Lorenzo Carlucci

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U-shaped learning is a learning behaviour in which the learner first learns a given target behaviour, then unlearns it and finally relearns it. Such a behaviour, observed by psychologists, for example, in the learning of past-tenses of English verbs, has been widely discussed among psychologists and cognitive scientists as a fundamental example of the(More)
U-shaped learning behaviour in cognitive development involves learning, unlearning and relearning. It occurs, for example, in learning irregular verbs. The prior cog-nitive science literature is occupied with how humans do it, for example, general rules versus tables of exceptions. This paper is mostly concerned with whether U-shaped learning behaviour may(More)
The paper deals with the following problem: is returning to wrong conjectures necessary to achieve full power of algorithmic learning? Returning to wrong conjectures complements the paradigm of U-shaped learning [3,7,9,24,29] when a learner returns to old correct conjectures. We explore our problem for classical models of learning in the limit from positive(More)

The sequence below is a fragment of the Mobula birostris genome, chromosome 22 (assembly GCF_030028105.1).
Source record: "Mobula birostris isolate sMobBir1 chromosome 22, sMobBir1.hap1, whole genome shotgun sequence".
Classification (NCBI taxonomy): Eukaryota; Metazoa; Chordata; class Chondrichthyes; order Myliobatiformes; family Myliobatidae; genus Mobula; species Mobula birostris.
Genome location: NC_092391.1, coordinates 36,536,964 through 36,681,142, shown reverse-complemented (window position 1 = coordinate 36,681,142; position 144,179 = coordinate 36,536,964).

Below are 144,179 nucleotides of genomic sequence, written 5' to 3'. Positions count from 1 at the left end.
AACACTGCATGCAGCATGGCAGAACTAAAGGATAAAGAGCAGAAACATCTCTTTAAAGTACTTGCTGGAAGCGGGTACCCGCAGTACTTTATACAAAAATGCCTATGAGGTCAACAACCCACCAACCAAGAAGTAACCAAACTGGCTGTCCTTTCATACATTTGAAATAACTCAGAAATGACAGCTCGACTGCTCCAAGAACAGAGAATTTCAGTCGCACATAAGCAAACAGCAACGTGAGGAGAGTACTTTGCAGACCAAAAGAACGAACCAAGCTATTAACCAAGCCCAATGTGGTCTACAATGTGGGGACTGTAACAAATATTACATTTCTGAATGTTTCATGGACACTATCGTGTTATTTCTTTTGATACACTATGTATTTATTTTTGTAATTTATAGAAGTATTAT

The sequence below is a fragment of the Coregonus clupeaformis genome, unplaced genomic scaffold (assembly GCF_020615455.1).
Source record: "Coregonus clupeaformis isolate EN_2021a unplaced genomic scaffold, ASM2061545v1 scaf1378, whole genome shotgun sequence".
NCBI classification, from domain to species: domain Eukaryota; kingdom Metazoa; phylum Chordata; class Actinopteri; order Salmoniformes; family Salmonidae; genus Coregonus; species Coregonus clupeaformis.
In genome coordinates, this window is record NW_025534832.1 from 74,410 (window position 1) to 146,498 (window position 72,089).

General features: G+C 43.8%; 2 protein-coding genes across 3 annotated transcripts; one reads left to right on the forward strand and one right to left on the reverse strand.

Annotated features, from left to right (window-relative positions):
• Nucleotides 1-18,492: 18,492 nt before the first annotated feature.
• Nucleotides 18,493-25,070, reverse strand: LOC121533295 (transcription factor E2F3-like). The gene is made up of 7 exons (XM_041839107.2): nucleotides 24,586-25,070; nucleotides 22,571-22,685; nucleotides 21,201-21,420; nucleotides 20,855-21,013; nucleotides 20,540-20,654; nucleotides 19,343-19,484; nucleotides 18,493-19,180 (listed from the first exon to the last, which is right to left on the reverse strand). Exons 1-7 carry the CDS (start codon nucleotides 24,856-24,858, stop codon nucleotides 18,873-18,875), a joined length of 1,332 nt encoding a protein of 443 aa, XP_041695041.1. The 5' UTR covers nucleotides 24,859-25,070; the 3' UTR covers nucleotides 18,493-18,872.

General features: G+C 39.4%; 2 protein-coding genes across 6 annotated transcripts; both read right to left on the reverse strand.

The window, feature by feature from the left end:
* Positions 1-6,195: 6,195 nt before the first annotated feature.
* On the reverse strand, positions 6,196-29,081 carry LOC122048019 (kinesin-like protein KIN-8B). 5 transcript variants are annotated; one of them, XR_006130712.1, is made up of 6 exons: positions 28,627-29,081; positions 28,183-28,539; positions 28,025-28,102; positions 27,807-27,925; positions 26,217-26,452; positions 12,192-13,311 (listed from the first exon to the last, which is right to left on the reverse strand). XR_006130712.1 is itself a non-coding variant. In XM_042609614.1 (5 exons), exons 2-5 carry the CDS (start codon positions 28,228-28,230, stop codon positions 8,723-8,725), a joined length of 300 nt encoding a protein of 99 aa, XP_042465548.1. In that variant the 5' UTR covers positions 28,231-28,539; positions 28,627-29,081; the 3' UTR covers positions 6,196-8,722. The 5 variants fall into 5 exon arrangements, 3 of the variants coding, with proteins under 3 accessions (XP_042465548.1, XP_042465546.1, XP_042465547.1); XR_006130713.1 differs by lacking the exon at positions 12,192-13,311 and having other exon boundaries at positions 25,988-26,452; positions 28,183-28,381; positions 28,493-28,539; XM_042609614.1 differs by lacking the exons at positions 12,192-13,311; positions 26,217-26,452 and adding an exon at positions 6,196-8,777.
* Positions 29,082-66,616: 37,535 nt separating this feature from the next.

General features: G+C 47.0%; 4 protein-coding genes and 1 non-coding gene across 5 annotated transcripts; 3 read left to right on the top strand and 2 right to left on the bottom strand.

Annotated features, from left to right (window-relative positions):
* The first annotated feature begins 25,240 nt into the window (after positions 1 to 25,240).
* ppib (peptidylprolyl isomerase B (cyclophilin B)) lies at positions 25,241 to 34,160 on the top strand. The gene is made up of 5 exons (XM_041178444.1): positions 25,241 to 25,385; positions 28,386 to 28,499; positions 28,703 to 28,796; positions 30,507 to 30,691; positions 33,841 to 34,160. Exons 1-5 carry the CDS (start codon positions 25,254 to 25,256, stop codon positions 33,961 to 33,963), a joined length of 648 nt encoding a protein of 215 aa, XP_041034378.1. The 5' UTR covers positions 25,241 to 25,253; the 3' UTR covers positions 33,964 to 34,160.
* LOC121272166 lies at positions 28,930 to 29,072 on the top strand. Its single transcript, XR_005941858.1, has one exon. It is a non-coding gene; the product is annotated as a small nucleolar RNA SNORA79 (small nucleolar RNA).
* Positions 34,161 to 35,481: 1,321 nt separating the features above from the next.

We define a direct translation from finite rooted trees to finite natural functions which shows that the Worm Principle introduced by Lev Beklemishev is equivalent to a very slight variant of the well-known Kirby-Paris' Hydra Game. We further show that the elements in a reduction sequence of the Worm Principle determine a bad sequence in the(More)
We investigate a new paradigm in the context of learning in the limit, namely, learning correction grammars for classes of computably enumerable (c.e.) languages. Knowing a language may feature a representation of it in terms of two grammars. The second grammar is used to make corrections to the first grammar. Such a pair of grammars can be seen as a single(More)
A U-shaped curve in a cognitive-developmental trajectory refers to a three-step process: good performance followed by bad performance followed by good performance once again. U-shaped curves have been observed in a wide variety of cognitive-developmental and learning contexts. U-shaped learning seems to contradict the idea that learning is a monotonic,(More)